Tips for Horticulture Exhibitors
With the inaugural New Zealand Flower & Garden show looming this coming November, Horticulture Exhibition Manager Kate Hillier has picked her top 10 pieces of advice to share with garden exhibitors.
1. Your exhibit is not accepted until your design has been approved.
Until NZFGS have approved your design and allocated a site for your exhibit, it is not approved. There are a range of reasons why your design may still be going through the application process. If you require an update, please email our Horticulture Exhibition Manager Kate Hillier on email@example.com.
2. Sometimes Simple is Best.
Particularly if this is your first time exhibiting, you do not want to over accessorise or go OTT with your plants. Keep your design simple and do it very well!
3. Think about your design from a distance.
What will the judges and visitors see as they walk up to your exhibit? What will they see from the back or sides. Think about every angle your garden could be viewed from and how to use the space to look effective from a distance. Make sure rubbish is not stored at the back of your display where it is visible to all.
4. How High?
Consider the height of your display. Will any part of your display cause a blind spot, or alternatively will you be able to see the backdrop of the exhibit? Remember that if everything is at eye level, there is nothing to draw the eye to the features of your display.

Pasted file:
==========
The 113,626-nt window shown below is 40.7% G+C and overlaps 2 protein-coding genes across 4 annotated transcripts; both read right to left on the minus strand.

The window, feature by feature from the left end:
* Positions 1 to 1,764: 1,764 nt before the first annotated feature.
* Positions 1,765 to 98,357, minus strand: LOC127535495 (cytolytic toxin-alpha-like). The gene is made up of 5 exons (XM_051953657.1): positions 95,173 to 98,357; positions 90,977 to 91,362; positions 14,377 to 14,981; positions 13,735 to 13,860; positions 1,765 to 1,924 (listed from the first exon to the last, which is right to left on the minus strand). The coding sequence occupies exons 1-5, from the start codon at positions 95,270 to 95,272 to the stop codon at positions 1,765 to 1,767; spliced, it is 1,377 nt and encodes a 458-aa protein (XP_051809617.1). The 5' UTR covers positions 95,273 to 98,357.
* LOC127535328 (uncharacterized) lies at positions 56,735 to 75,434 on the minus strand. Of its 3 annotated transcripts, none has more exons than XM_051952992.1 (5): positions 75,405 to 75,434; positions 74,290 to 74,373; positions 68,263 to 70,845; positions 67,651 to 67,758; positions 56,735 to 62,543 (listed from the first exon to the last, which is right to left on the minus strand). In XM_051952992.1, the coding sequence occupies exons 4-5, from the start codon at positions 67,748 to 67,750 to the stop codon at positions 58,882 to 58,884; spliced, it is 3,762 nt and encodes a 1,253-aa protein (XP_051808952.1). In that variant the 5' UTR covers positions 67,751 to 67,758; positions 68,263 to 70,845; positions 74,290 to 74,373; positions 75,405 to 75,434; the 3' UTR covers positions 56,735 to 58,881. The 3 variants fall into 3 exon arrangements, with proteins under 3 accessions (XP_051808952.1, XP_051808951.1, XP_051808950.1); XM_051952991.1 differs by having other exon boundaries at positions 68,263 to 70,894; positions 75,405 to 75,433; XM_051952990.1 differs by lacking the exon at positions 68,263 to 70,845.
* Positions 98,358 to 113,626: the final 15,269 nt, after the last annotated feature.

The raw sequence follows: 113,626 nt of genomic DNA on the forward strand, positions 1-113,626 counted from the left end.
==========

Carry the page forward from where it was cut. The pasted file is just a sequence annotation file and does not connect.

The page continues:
5. Plant identification is NOT compulsory, however it is recommended.
Visitors will want to know the name of at least one of the plants in your display, and unless you or a representative on your behalf is happy to chat about this with visitors, then we recommend plant identification. Labelling is fine, a list is fine, numbering them is fine; perhaps even a scanner code and app for the creative! Just make sure that it doesn’t clash or take away from your design. If you are unsure on what to do, contact us, we have plenty of suggestions!
6. Find your Hero Shot
With at least 60,000 visitors and media expected over the course of the event, there will be plenty of cameras about! You want to be sure that your design has at least one angle that will look great in photography. Incorporating mirrors in your design? Consider angling them up slightly so photographers aren’t just getting a great shot of themselves.
7. Consider Lighting
Particularly for marquee exhibits, a touch of lighting can accentuate or draw focus to the feature points of your design. In the case of an evening showing, carefully placed lighting could make your exhibit come to life!
8.Plan for Crowds
Keep your design practical. What will people be able to see beyond the first or second row? Visual impairments incorporated into the design tend to cause queues which in turn cause unrest. Consider some type of barrier to prevent visitors attempting to walk through your exhibit.
9. Whatever the Weather
Even in late November, the weather can be unpredictable. How will your exhibit withstand heavy rain or wind? Try to prepare your exhibit for these kind of factors!
10. Theme Yourself
Consider your own appearance whilst onsite with your exhibit. Do you fit the theme? Remember you want to catch the visitor’s attention!
For more information, please contact Horticulture Exhibition Manager Kate Hillier at firstname.lastname@example.org.